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Jessica Eve Watkins

20th february, 2015.


La Muse Retreat, Labastide Esparbairenque, France.

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The day is fading. Dusk dwindles and the branches through the window are bare and silhouetted, though soon to bud with new life. It’s warmer down here in the South of France, the snow now dripped and gone. The sun’s been with us. The trees are waking up. I move outside to fetch an armful of logs for the library fire, and breathe in the changing seasons, the crispness of mountain evening.

The chateau we’re staying in was built in the 12th century. Once home to Cathars, it now houses drifting artists and writers of the world. A sensitive, mystical bunch this time. ‘This is what I would describe as a thin place,’ Nancy tells me one night. ‘A place where worlds collide.’ I feel it. There is a chapel next door that has the ability to make me shake.

The village folk are like hardened mountain goats, shy and secretive. Some of the French men have tiny dogs, which always makes me smile. Señor Garcia does not. He bimbles across his vegetable garden cut straight into solid stone on the edge of a precipitous drop. With a snail shell of a basket strapped to his back, he tells me in Spanish (our mutual language) that he’s just turned ninety, and he flings onions over his shoulder into the woven case, as if to defy it. His face is rich with amusement.

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Moss and vines engulf rusted tractor shells. Ivy encases ancient stone walls. Skeletons of derelict houses sleep in the forest, so eerily full with generations of bygone birth and death. Love affairs and family disputes once echoed under their roofs. They are broken walls to balance on now.

On the evening of Tibetan New Year, Harper and I light a candle in our room and sit cross-legged around it, with incense burning and gong music gonging. We plan to meditate, but that comes later, interrupted first by a sprawling chat about worth. We both have so much to say about each other’s value, and so much work to do before we’ll truly believe our own. When we slip into silence I focus on the flame in front of me, watch the halo grow bigger and brighter, shoot out swords of gold into the darkness. I begin to feel our guides are all here with us. There is so much love in the room. We sit through the alarm. The next morning I am rejuvenated and bursting with life.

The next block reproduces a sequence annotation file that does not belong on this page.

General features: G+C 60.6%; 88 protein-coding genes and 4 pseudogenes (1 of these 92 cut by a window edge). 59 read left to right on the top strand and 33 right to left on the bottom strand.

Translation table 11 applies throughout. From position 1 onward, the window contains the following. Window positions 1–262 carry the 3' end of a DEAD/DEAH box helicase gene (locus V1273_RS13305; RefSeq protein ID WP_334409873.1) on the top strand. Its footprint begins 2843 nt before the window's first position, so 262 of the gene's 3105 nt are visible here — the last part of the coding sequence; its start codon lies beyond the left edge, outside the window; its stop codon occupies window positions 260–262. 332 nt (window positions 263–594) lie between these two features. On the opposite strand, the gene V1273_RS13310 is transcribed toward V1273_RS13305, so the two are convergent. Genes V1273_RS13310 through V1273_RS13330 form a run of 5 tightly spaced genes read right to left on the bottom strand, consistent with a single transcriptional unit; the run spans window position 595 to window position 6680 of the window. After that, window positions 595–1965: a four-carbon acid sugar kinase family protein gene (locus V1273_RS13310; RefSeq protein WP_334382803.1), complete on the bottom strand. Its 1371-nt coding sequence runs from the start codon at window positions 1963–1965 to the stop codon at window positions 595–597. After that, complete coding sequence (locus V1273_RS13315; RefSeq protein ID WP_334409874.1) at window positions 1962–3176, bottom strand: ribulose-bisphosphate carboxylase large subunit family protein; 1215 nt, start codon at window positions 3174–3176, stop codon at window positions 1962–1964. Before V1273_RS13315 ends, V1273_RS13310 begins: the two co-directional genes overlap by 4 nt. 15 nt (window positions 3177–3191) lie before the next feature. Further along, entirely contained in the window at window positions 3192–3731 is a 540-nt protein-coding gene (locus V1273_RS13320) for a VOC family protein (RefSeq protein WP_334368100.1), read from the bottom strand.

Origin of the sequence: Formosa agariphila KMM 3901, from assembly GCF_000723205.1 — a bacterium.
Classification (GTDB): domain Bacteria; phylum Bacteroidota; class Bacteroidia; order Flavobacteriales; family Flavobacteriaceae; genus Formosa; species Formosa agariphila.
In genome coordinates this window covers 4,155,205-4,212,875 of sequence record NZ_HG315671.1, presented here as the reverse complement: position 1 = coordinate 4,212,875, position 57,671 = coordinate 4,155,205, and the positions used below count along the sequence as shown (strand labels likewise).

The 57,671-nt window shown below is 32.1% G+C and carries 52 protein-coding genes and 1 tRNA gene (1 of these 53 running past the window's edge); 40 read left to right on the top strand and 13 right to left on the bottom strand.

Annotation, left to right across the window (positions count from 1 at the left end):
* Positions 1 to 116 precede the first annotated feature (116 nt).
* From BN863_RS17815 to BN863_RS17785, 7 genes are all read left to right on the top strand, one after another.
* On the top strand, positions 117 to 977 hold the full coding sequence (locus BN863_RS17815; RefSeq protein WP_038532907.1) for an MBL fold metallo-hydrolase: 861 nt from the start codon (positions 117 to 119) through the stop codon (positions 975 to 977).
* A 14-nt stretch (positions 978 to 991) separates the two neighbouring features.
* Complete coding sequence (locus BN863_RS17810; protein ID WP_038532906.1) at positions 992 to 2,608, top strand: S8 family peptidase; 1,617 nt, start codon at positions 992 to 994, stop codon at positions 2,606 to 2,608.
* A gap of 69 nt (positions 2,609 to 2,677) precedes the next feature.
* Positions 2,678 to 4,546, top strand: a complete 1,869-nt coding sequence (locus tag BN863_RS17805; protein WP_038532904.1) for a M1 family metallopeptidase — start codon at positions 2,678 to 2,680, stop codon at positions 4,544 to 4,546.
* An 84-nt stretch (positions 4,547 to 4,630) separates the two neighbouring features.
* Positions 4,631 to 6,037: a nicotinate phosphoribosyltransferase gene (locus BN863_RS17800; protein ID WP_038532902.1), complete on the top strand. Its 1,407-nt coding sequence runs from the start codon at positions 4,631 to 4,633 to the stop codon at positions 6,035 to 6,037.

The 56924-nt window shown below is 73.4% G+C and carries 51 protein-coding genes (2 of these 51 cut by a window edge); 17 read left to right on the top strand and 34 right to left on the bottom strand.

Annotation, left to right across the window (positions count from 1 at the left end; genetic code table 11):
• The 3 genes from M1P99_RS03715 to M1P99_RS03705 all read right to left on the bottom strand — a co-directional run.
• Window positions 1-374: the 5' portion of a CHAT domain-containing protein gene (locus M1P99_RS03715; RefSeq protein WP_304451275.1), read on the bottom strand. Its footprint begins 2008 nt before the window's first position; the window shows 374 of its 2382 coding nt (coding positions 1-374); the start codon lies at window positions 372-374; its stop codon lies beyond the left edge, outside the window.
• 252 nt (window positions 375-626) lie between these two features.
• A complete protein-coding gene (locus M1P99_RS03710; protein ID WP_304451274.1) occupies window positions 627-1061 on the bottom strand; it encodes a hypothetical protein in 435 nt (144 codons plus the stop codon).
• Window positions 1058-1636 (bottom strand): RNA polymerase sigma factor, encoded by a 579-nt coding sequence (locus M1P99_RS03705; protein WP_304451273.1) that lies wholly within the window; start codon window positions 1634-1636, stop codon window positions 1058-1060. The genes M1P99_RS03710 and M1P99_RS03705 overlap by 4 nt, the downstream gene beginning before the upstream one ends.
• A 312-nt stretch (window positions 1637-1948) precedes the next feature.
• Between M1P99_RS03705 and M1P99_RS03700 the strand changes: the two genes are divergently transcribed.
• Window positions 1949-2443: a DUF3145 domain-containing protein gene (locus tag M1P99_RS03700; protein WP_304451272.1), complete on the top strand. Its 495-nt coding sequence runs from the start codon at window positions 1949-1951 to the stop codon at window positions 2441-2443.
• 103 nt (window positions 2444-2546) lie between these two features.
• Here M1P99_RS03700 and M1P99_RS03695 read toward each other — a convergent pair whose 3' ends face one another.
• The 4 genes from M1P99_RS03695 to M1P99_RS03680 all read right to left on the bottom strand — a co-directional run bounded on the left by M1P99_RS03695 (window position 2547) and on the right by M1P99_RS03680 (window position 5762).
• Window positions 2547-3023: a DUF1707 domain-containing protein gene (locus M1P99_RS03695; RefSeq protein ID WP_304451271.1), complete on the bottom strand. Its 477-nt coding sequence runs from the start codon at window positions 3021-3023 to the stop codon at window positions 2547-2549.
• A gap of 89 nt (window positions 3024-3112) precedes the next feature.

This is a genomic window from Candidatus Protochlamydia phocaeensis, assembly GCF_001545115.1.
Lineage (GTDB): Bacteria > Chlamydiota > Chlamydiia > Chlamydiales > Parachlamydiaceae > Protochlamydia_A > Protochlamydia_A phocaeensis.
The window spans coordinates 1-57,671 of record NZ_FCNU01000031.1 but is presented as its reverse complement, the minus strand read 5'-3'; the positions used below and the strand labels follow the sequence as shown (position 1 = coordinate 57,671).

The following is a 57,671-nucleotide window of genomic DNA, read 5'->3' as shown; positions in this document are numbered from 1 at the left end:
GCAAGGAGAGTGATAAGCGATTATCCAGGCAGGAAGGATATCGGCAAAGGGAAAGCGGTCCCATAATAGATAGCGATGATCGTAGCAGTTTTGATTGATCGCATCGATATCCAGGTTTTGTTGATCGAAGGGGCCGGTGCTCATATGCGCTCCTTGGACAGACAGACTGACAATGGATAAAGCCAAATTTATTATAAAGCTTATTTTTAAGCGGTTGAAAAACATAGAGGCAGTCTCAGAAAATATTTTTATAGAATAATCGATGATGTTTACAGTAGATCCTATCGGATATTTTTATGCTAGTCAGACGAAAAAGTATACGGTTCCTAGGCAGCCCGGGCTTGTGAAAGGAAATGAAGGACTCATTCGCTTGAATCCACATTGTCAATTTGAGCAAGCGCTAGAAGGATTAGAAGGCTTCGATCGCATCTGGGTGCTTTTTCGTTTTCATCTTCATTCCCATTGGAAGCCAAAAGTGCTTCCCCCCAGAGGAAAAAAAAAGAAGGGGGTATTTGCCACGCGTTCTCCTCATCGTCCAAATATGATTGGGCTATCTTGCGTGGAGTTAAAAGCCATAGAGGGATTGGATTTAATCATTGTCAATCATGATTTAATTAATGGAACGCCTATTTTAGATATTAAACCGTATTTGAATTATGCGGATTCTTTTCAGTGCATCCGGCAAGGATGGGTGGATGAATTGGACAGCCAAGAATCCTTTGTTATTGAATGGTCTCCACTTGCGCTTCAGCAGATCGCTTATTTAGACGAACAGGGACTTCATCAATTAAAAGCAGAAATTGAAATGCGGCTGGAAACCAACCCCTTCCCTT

The evenings here fill me with joy and feelings of possibility. The labour is over, so we drink wine and cook food. One moment I am editing late into the night, my fingers unable to stop moving clips around. My face aglow with computer light, headphones plugged into my ears, I can’t turn away from the world we once captured in film. Another moment I am upstairs, curved-backed in an armchair writing a new song. Or sewing. Or singing, or walking, or dancing, or planning. We’re helping to build a house too, to pay for our keep. Between chipping down walls and making a movie, I’ve never worked so hard in my life. There isn’t enough time for the deluge of inspiration that is around me. It’s the leylines, and the chateau, and the thin place. We’re conduits of the spacious mountain magic.

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Tonight the valley is silent, just the rustling waters far below in the belly of the canyon, and a wind chime in the breeze. The moon is rarely sighted here, curving lower than the peaks of the Montagne Noire in winter. Wild boar charge through the woodland, but are rarely spotted either. It’s new moon, and the world is dark. ‘The mountains are calling, so I must go,’ John Muir once said. ‘I have found them again,’ is my reply.

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